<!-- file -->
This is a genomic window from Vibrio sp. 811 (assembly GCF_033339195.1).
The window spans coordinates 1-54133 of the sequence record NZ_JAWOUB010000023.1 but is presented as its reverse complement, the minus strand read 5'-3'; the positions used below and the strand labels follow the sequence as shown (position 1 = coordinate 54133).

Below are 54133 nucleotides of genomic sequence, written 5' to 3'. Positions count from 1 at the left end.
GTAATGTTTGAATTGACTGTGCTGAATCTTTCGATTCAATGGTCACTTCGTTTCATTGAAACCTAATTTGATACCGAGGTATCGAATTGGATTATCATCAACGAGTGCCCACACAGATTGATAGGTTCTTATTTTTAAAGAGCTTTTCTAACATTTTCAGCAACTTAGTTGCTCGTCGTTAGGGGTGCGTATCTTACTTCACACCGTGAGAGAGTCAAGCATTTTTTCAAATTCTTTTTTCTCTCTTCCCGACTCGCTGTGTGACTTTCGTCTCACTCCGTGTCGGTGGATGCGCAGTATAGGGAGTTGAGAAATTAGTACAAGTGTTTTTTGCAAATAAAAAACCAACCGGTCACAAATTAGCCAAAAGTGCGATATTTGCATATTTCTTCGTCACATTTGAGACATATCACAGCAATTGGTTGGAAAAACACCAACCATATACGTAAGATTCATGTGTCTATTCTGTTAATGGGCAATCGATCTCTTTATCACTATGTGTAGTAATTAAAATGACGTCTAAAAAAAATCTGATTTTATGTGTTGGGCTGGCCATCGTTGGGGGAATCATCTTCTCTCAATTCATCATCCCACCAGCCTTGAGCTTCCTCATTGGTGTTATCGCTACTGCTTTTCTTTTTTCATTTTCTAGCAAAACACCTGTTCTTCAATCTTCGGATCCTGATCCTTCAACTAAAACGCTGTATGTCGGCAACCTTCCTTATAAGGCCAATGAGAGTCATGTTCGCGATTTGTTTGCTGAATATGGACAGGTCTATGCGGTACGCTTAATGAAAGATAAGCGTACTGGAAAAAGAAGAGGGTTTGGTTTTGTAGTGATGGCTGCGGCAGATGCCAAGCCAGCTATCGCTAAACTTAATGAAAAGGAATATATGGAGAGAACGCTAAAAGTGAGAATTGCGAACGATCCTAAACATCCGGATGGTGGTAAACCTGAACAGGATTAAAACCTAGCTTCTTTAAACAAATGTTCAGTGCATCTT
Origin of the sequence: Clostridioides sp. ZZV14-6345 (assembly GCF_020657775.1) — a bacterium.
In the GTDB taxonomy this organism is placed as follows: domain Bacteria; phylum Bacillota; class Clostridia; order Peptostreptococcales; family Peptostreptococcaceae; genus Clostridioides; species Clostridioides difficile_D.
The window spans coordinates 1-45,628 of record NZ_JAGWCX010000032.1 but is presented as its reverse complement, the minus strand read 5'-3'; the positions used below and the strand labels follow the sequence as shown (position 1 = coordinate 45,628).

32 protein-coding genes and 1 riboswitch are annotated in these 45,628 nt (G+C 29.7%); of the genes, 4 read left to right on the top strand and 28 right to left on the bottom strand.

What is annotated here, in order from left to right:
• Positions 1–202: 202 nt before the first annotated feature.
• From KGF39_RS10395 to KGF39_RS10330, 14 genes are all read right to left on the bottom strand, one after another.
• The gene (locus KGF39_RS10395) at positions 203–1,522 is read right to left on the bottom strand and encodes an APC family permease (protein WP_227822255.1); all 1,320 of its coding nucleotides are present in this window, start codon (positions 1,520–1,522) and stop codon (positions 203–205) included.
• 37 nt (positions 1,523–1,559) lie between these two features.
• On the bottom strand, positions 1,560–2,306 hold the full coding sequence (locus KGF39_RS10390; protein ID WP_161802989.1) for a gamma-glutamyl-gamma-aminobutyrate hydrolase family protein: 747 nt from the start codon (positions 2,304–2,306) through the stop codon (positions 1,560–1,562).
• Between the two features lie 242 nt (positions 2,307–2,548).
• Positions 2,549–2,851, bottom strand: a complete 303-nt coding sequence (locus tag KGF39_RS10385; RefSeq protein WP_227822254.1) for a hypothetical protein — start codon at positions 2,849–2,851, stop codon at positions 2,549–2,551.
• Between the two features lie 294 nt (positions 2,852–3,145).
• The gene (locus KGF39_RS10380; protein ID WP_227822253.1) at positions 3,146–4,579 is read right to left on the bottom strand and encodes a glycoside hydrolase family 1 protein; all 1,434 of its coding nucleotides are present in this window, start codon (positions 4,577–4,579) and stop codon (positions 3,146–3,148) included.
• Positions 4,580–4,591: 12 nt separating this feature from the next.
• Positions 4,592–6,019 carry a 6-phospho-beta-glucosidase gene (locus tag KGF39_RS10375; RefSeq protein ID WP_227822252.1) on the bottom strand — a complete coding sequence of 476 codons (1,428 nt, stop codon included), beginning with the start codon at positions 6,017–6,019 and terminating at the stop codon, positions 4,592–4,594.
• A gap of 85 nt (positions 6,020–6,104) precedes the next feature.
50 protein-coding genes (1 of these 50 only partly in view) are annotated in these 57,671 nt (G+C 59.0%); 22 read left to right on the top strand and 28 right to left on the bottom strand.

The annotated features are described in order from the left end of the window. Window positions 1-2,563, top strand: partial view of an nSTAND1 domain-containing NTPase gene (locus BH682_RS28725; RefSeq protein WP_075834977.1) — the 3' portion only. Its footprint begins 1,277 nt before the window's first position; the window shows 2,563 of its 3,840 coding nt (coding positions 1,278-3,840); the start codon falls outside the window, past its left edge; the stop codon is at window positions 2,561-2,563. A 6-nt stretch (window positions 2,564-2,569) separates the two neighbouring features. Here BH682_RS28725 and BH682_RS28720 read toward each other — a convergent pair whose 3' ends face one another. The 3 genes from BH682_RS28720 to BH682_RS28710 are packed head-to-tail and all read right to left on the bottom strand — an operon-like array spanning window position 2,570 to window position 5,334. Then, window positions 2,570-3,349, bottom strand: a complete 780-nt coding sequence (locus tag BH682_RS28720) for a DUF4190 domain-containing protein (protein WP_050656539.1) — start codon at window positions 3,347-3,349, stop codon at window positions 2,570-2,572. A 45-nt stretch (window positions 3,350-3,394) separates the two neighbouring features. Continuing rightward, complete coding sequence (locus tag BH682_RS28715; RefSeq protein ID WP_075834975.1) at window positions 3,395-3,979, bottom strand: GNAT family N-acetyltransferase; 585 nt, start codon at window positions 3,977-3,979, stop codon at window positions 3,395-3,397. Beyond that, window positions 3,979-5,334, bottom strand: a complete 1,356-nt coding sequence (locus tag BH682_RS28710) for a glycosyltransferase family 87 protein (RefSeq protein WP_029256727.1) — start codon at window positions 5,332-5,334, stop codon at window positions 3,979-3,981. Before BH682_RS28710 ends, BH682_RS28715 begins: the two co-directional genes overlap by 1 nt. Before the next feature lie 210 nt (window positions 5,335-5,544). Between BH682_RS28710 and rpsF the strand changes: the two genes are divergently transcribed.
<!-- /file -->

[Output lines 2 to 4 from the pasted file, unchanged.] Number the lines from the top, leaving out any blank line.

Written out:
The window spans coordinates 1-54133 of the sequence record NZ_JAWOUB010000023.1 but is presented as its reverse complement, the minus strand read 5'-3'; the positions used below and the strand labels follow the sequence as shown (position 1 = coordinate 54133).

Below are 54133 nucleotides of genomic sequence, written 5' to 3'. Positions count from 1 at the left end.
GTAATGTTTGAATTGACTGTGCTGAATCTTTCGATTCAATGGTCACTTCGTTTCATTGAAACCTAATTTGATACCGAGGTATCGAATTGGATTATCATCAACGAGTGCCCACACAGATTGATAGGTTCTTATTTTTAAAGAGCTTTTCTAACATTTTCAGCAACTTAGTTGCTCGTCGTTAGGGGTGCGTATCTTACTTCACACCGTGAGAGAGTCAAGCATTTTTTCAAATTCTTTTTTCTCTCTTCCCGACTCGCTGTGTGACTTTCGTCTCACTCCGTGTCGGTGGATGCGCAGTATAGGGAGTTGAGAAATTAGTACAAGTGTTTTTTGCAAATAAAAAACCAACCGGTCACAAATTAGCCAAAAGTGCGATATTTGCATATTTCTTCGTCACATTTGAGACATATCACAGCAATTGGTTGGAAAAACACCAACCATATACGTAAGATTCATGTGTCTATTCTGTTAATGGGCAATCGATCTCTTTATCACTATGTGTAGTAATTAAAATGACGTCTAAAAAAAATCTGATTTTATGTGTTGGGCTGGCCATCGTTGGGGGAATCATCTTCTCTCAATTCATCATCCCACCAGCCTTGAGCTTCCTCATTGGTGTTATCGCTACTGCTTTTCTTTTTTCATTTTCTAGCAAAACACCTGTTCTTCAATCTTCGGATCCTGATCCTTCAACTAAAACGCTGTATGTCGGCAACCTTCCTTATAAGGCCAATGAGAGTCATGTTCGCGATTTGTTTGCTGAATATGGACAGGTCTATGCGGTACGCTTAATGAAAGATAAGCGTACTGGAAAAAGAAGAGGGTTTGGTTTTGTAGTGATGGCTGCGGCAGATGCCAAGCCAGCTATCGCTAAACTTAATGAAAAGGAATATATGGAGAGAACGCTAAAAGTGAGAATTGCGAACGATCCTAAACATCCGGATGGTGGTAAACCTGAACAGGATTAAAACCTAGCTTCTTTAAACAAATGTTCAGTGCATCTT